Brithys crini (Fabricius, 1775)
Lily Borer
(one synonym : Noctua dominica Cramer, 1782)
Don Herbison-Evans
Stella Crossley

(Photo: courtesy of Glenda Rode-Bramanis, Bli Bli, Queensland)

This caterpillar is black with white spots, with sparse black hairs.

showing underside and head
(Photo: courtesy of Jude Lattaway, Burpengary, Queensland)

The head, tail segment, legs and underside generally are orange, with black spots.

(Photo: courtesy of Glenda Rode-Bramanis, Bli Bli, Queensland)

It feeds on various plants from the family AMARYLLIDACEAE, including :

  • Field Lily ( Crinum angustifolium ),
  • Spider Lily ( Hymenocallis littoralis ),
  • Jonquil ( Narcissus jonquilla ),
  • Sea Daffodil ( Pancratium maritimum ),
  • Blue Amaryllis ( Worsleya procera ),
  • White Windflower ( Zephyranthes candida ),

    as well as :

  • Crocus ( Crocus tommasinianus, IRIDACEAE ).

    (Photo: courtesy of Peter Marriott,
    taken in Peter Mackey's garden at Mt Eerwah, Queensland)

    The caterpillar often bores into the stems, or eats the flesh inside the leaves staying inside the intact translucent epidermis. On average, a caterpillar has been reported to eat 240 square centimetres of leaf in its lifetime. The caterpillar grows to a length of about 5 cms.

    (Photo: courtesy of Roaminoz Crew, Burpengary, Queensland)

    The pupa is formed naked underground.

    (Photo: courtesy of Larney Grenfell, Witta, Queensland)

    The adult moth has brown forewings each with subtle pattern, including a variable irregular pale grey dark-edged band across the middle, and a broad pale brown band along the hind margin. The hind wings are off-white, darkening toward the margins.

    (Photo: courtesy of Larney Grenfell, Witta, Queensland)

    The wingspan is about 4 cms. The pheromones have been elucidated.

    (Photo: courtesy of CSIRO/BIO Photography Group, Centre for Biodiversity Genomics, University of Guelph)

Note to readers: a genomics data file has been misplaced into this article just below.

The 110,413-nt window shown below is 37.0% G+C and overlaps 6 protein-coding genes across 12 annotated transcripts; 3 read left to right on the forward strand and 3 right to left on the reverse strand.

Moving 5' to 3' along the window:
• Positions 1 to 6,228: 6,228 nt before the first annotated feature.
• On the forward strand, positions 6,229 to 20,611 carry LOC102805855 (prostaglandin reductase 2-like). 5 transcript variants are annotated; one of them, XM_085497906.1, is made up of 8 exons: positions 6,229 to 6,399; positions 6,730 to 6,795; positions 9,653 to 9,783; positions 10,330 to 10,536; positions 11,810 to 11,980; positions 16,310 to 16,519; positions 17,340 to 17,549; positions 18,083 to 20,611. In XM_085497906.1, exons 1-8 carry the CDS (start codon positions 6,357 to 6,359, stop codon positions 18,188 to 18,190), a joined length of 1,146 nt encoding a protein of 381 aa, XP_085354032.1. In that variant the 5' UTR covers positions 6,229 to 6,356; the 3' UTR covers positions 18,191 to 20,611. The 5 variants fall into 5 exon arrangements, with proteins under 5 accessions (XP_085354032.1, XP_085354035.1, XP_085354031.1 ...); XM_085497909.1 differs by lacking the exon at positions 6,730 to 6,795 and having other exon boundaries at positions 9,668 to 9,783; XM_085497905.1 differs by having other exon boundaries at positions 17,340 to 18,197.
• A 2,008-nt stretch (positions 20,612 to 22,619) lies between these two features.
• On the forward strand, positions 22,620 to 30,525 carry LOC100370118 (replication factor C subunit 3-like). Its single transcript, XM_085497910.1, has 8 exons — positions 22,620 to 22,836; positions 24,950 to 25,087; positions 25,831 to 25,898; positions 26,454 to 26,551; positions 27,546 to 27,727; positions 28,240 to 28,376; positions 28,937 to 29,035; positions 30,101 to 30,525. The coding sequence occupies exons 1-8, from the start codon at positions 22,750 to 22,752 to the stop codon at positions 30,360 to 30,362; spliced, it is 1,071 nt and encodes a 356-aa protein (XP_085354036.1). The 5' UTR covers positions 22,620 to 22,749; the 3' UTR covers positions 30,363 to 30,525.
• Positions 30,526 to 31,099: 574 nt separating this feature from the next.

The eggs are pale yellow and spherical, and laid in regular arrays of about 40 on the leaf of a foodplant.

    (Photo: courtesy of Paolo Mazzei, Diego Reggianti, Ilaria Pimpinelli, Rome, Italy)

    The species occurs in :

  • Africa,
  • Asia,
  • Central America, and
  • Europe,

    and also in Australia including:

  • Northern Territory,
  • Queensland, and
  • New South Wales.

    drawing by Pieter Cramer, listed as Noctua dominica,

    Uitlandsche kapellen voorkomende in de drie waereld-deelen,
    Amsterdam Baalde, Volume 4 (1782), Plate CCCXCIX, fig. H,
    image courtesy of Biodiversity Heritage Library, digitized by Smithsonian Libraries.

    Further reading :

    Ian F.B. Common,
    Moths of Australia, Melbourne University Press, 1990, fig. 49.18, p. 465.

    Pieter Cramer,
    Uitlandsche kapellen voorkomende in de drie waereld-deelen,
    Amsterdam Baalde, Volume 4 (1782), p. 238, Fig. H, and also Plate 399, fig. H..

    Johan Christian Fabricius,
    Historiae Natvralis Favtoribvs,
    Systema Entomologiae,
    1775, p. 587, No. 108.

    Ron May,
    Observations of moth and parasitoid,
    Metamorphosis Australia,
    Issue 62 (September 2011), pp. 13-14,
    Butterflies and Other Invertebrates Club.

    Ron May,
    Brithys crini in Australia: from bush to suburbia,
    Bulletin, Entomological Society of Queensland,
    Volume 28, Issue 4, 2000, pp. 73-76.

    Australian Butterflies
    Australian Moths

    (updated 10 April 2011, 4 June 2018, 27 May 2019, 7 May 2020)